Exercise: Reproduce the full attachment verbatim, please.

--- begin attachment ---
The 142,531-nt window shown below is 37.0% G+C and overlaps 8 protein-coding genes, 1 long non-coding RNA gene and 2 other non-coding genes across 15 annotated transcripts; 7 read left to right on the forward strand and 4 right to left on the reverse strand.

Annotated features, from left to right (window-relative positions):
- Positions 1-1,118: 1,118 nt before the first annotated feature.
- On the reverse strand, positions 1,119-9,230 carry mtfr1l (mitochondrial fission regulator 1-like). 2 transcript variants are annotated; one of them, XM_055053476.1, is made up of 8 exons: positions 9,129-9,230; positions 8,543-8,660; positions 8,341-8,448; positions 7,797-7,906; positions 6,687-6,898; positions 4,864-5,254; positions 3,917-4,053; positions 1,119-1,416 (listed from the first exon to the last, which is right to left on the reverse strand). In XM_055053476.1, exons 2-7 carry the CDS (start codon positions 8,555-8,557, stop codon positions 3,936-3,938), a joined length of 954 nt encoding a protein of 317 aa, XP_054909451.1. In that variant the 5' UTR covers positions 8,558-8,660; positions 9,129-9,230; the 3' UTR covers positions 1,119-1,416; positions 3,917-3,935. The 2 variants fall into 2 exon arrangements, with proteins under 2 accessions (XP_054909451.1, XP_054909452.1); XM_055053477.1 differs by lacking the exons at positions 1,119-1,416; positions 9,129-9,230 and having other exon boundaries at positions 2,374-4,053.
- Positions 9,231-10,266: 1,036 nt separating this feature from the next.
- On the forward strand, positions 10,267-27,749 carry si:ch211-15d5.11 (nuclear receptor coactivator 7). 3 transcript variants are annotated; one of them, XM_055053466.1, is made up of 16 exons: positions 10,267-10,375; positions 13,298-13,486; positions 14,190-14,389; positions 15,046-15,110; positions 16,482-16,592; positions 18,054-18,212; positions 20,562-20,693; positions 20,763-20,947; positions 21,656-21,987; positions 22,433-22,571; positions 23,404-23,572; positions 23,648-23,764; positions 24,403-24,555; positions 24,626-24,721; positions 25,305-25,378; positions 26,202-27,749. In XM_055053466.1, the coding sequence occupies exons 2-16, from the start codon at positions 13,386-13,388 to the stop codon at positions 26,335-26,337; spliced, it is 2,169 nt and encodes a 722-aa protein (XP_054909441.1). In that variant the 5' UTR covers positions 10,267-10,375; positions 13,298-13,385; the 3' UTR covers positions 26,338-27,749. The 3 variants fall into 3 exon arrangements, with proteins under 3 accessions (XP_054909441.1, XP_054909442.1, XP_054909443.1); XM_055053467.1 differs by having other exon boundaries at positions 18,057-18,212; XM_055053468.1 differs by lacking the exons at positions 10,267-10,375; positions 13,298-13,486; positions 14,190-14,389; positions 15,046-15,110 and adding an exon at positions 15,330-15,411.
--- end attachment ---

The 142,531-nt window shown below is 37.0% G+C and overlaps 8 protein-coding genes, 1 long non-coding RNA gene and 2 other non-coding genes across 15 annotated transcripts; 7 read left to right on the forward strand and 4 right to left on the reverse strand.

Annotated features, from left to right (window-relative positions):
- Positions 1-1,118: 1,118 nt before the first annotated feature.
- On the reverse strand, positions 1,119-9,230 carry mtfr1l (mitochondrial fission regulator 1-like). 2 transcript variants are annotated; one of them, XM_055053476.1, is made up of 8 exons: positions 9,129-9,230; positions 8,543-8,660; positions 8,341-8,448; positions 7,797-7,906; positions 6,687-6,898; positions 4,864-5,254; positions 3,917-4,053; positions 1,119-1,416 (listed from the first exon to the last, which is right to left on the reverse strand). In XM_055053476.1, exons 2-7 carry the CDS (start codon positions 8,555-8,557, stop codon positions 3,936-3,938), a joined length of 954 nt encoding a protein of 317 aa, XP_054909451.1. In that variant the 5' UTR covers positions 8,558-8,660; positions 9,129-9,230; the 3' UTR covers positions 1,119-1,416; positions 3,917-3,935. The 2 variants fall into 2 exon arrangements, with proteins under 2 accessions (XP_054909451.1, XP_054909452.1); XM_055053477.1 differs by lacking the exons at positions 1,119-1,416; positions 9,129-9,230 and having other exon boundaries at positions 2,374-4,053.
- Positions 9,231-10,266: 1,036 nt separating this feature from the next.
- On the forward strand, positions 10,267-27,749 carry si:ch211-15d5.11 (nuclear receptor coactivator 7). 3 transcript variants are annotated; one of them, XM_055053466.1, is made up of 16 exons: positions 10,267-10,375; positions 13,298-13,486; positions 14,190-14,389; positions 15,046-15,110; positions 16,482-16,592; positions 18,054-18,212; positions 20,562-20,693; positions 20,763-20,947; positions 21,656-21,987; positions 22,433-22,571; positions 23,404-23,572; positions 23,648-23,764; positions 24,403-24,555; positions 24,626-24,721; positions 25,305-25,378; positions 26,202-27,749. In XM_055053466.1, the coding sequence occupies exons 2-16, from the start codon at positions 13,386-13,388 to the stop codon at positions 26,335-26,337; spliced, it is 2,169 nt and encodes a 722-aa protein (XP_054909441.1). In that variant the 5' UTR covers positions 10,267-10,375; positions 13,298-13,385; the 3' UTR covers positions 26,338-27,749. The 3 variants fall into 3 exon arrangements, with proteins under 3 accessions (XP_054909441.1, XP_054909442.1, XP_054909443.1); XM_055053467.1 differs by having other exon boundaries at positions 18,057-18,212; XM_055053468.1 differs by lacking the exons at positions 10,267-10,375; positions 13,298-13,486; positions 14,190-14,389; positions 15,046-15,110 and adding an exon at positions 15,330-15,411.